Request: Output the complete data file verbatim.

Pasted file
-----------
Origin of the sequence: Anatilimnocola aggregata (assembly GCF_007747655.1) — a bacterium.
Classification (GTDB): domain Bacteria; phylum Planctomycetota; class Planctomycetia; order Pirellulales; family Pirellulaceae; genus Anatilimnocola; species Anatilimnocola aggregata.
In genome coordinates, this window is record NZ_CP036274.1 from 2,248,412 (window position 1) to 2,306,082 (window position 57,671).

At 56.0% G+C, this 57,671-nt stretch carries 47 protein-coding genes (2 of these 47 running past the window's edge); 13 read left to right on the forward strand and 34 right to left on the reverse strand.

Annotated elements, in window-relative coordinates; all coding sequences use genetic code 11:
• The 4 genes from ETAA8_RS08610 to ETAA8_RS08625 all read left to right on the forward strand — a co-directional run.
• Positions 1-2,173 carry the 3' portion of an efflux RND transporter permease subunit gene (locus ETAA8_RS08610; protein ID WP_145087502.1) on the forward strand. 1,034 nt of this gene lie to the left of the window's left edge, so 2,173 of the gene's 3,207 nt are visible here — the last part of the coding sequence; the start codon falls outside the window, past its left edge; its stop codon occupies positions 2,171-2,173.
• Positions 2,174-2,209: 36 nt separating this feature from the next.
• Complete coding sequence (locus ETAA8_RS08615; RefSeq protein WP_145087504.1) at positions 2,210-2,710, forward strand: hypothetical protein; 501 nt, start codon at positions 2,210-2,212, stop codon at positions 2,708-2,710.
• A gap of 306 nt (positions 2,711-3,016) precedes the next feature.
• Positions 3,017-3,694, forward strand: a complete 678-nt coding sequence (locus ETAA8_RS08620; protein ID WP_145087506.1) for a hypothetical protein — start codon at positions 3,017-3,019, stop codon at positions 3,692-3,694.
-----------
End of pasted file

Origin of the sequence: Anatilimnocola aggregata (assembly GCF_007747655.1) — a bacterium.
Classification (GTDB): domain Bacteria; phylum Planctomycetota; class Planctomycetia; order Pirellulales; family Pirellulaceae; genus Anatilimnocola; species Anatilimnocola aggregata.
In genome coordinates, this window is record NZ_CP036274.1 from 2,248,412 (window position 1) to 2,306,082 (window position 57,671).

At 56.0% G+C, this 57,671-nt stretch carries 47 protein-coding genes (2 of these 47 running past the window's edge); 13 read left to right on the forward strand and 34 right to left on the reverse strand.

Annotated elements, in window-relative coordinates; all coding sequences use genetic code 11:
• The 4 genes from ETAA8_RS08610 to ETAA8_RS08625 all read left to right on the forward strand — a co-directional run.
• Positions 1-2,173 carry the 3' portion of an efflux RND transporter permease subunit gene (locus ETAA8_RS08610; protein ID WP_145087502.1) on the forward strand. 1,034 nt of this gene lie to the left of the window's left edge, so 2,173 of the gene's 3,207 nt are visible here — the last part of the coding sequence; the start codon falls outside the window, past its left edge; its stop codon occupies positions 2,171-2,173.
• Positions 2,174-2,209: 36 nt separating this feature from the next.
• Complete coding sequence (locus ETAA8_RS08615; RefSeq protein WP_145087504.1) at positions 2,210-2,710, forward strand: hypothetical protein; 501 nt, start codon at positions 2,210-2,212, stop codon at positions 2,708-2,710.
• A gap of 306 nt (positions 2,711-3,016) precedes the next feature.
• Positions 3,017-3,694, forward strand: a complete 678-nt coding sequence (locus ETAA8_RS08620; protein ID WP_145087506.1) for a hypothetical protein — start codon at positions 3,017-3,019, stop codon at positions 3,692-3,694.